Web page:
My mother was never thrilled with the plain white curtains she’d gotten for her wide living room windows. There just weren’t a lot of available commercial options for the size she needed. She’s had the curtains for a few years now, and while the fabric is excellent quality, the effect is ho-hum. So she snapped up my offer to spiff up her curtains with Sashing Stash.
We agreed that the black & white Flying Geese would coordinate best with her living room’s yellow walls and contrasty Art Deco elements. I wanted to trim the curtains down the center and across the bottom, so I measured the height and width of each curtain and multiplied by two. The total was 302 inches of sashing, which I could easily get out of less than a single yard of Sashing Stash’s all-Flying-Geese fabric. Joining the strips along the base of a triangle made an undetectable seam.
Cutting and Pressing
The Flying Geese sashing can be used either with or without the black lines on either side of the geese. I kept the black lines. That meant dividing the half-inch white strip between rows so that each row of geese had a white quarter-inch seam allowance. Before doing this (see notes on cutting, below), I starched the Sashing Stash fabric. Mind you, I would never starch Sashing Stash for piecing a quilt, but to give the trim a crisp edge and stiff body to match the heavy, crisp curtain fabric, starching worked like a charm.
My mother actually had a box of old-fashioned laundry starch, not the spray starch I use occasionally. Immediately after washing the uncut Sashing Stash in the washing machine, I mixed up a small batch of light starch and dipped the wet yardage in it.
Then I hung up the fabric until it was just damp enough for ironing. It pressed like a dream.
A word about cutting. I experimented with cutting the strips at different stages in the process:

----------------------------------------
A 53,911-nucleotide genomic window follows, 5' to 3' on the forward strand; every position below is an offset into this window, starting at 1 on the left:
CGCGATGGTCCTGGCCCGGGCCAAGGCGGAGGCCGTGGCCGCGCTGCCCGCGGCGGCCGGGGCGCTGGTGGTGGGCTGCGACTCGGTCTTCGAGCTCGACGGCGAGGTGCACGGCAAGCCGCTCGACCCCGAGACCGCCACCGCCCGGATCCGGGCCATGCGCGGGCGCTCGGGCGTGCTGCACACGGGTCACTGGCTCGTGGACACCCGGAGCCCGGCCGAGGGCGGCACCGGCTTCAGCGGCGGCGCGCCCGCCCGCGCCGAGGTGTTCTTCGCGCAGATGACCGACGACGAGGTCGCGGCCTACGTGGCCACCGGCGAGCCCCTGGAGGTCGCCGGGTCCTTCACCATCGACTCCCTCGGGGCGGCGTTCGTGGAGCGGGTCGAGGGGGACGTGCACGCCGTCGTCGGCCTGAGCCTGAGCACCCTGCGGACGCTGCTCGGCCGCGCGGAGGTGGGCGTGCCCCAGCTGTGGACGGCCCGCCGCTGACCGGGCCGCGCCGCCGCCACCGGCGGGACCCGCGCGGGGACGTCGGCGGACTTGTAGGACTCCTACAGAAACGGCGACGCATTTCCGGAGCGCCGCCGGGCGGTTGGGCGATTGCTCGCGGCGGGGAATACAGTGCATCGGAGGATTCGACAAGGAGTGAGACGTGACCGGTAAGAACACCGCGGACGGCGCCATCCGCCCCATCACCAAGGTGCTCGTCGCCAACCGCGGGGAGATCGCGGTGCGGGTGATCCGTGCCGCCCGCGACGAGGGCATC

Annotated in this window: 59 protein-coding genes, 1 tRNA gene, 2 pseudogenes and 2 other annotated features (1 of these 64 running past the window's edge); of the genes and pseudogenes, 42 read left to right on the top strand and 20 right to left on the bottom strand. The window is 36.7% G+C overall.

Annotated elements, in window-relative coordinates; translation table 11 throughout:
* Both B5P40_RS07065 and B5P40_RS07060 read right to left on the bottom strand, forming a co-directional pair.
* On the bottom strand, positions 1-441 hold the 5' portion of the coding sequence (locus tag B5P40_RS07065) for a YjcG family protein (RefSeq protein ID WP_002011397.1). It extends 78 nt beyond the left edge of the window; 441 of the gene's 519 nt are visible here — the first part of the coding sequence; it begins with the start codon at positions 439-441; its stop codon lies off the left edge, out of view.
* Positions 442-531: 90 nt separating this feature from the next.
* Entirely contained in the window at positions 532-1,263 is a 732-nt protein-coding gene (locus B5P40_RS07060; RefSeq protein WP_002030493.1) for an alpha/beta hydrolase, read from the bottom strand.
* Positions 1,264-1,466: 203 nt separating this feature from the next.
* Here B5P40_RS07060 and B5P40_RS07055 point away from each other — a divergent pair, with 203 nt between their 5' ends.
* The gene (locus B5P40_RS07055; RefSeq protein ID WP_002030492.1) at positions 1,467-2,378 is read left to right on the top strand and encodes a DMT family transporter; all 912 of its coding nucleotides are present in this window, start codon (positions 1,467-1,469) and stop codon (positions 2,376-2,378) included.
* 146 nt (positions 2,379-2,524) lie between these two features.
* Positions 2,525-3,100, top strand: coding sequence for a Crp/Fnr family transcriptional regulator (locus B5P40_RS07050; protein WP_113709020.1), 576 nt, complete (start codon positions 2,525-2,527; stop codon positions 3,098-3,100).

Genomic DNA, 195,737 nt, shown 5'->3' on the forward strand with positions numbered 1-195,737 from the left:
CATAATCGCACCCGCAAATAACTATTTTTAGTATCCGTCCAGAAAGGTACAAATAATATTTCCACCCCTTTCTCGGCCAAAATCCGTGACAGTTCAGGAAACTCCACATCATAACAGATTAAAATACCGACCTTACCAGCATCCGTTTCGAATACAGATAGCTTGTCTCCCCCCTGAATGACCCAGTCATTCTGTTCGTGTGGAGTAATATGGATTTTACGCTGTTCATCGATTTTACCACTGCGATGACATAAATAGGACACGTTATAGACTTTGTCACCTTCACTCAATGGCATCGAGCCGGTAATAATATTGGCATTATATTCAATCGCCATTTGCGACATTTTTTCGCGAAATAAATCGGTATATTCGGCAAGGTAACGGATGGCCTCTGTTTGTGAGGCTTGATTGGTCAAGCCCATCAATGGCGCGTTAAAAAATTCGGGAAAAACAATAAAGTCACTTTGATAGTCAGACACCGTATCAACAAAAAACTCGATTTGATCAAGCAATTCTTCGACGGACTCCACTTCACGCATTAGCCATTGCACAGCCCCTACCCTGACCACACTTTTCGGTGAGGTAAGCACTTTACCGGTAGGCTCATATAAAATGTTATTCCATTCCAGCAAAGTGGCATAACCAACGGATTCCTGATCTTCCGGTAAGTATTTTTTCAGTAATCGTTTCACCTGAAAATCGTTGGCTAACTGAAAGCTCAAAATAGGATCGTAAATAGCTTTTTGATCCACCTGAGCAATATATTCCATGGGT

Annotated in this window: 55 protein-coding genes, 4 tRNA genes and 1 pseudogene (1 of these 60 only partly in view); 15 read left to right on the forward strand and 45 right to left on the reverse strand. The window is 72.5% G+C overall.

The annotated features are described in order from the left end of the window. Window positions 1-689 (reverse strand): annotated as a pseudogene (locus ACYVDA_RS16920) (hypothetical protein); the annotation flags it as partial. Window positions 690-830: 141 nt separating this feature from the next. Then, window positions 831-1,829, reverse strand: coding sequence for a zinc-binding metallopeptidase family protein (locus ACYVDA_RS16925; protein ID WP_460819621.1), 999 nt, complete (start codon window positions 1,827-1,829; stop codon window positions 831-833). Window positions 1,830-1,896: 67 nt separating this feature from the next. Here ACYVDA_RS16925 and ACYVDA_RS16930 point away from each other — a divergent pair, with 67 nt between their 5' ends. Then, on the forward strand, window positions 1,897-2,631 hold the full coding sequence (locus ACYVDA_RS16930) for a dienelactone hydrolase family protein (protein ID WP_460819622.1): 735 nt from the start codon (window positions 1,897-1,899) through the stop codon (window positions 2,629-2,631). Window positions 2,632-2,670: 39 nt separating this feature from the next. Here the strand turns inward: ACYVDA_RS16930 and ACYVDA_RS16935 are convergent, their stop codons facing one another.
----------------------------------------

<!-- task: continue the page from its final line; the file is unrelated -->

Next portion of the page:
- Cutting before the starch bath. (I tried just one strip this way. No good. Washing left ragged edges on the strip.)
- Cutting just before ironing, while the fabric was damp. (This actually worked quite well and saved having to press twice, but I am not sure how good it was for my mother’s scissors.)
- Cutting after ironing. (The best method turned out to be pressing the yardage before cutting the lines of sashing apart. The crisply ironed yardage cut beautifully.)
When pressing, I was careful to err on the side of accidentally including a touch of white rather than pressing under any of the black. Since the bands would be applied to a white background, any traces of white would disappear against the white ground of the curtains.
Turning Corners and Applying Trim
Now came the tricky part: turning the corner. There are a number of ways to “turn the corner” with Flying Geese. I chose one and proceeded to join the two strips before putting them on the curtains.
I needed to get the tip and the edges of the two thicknesses lined up perfectly, so I hand-basted them.
All that was left was to topstitch the sashing to the curtains. This can be done directly with matching thread or using transparent thread, either topstitching or catching from the side with a hem stitch.
I pinned on the trim strips, starting at the mitered corner. After finishing the first curtain, I counted the number of geese and made sure the second curtain matched it.
The Sashing Stash trim makes a beautiful accent that adds so much to the room!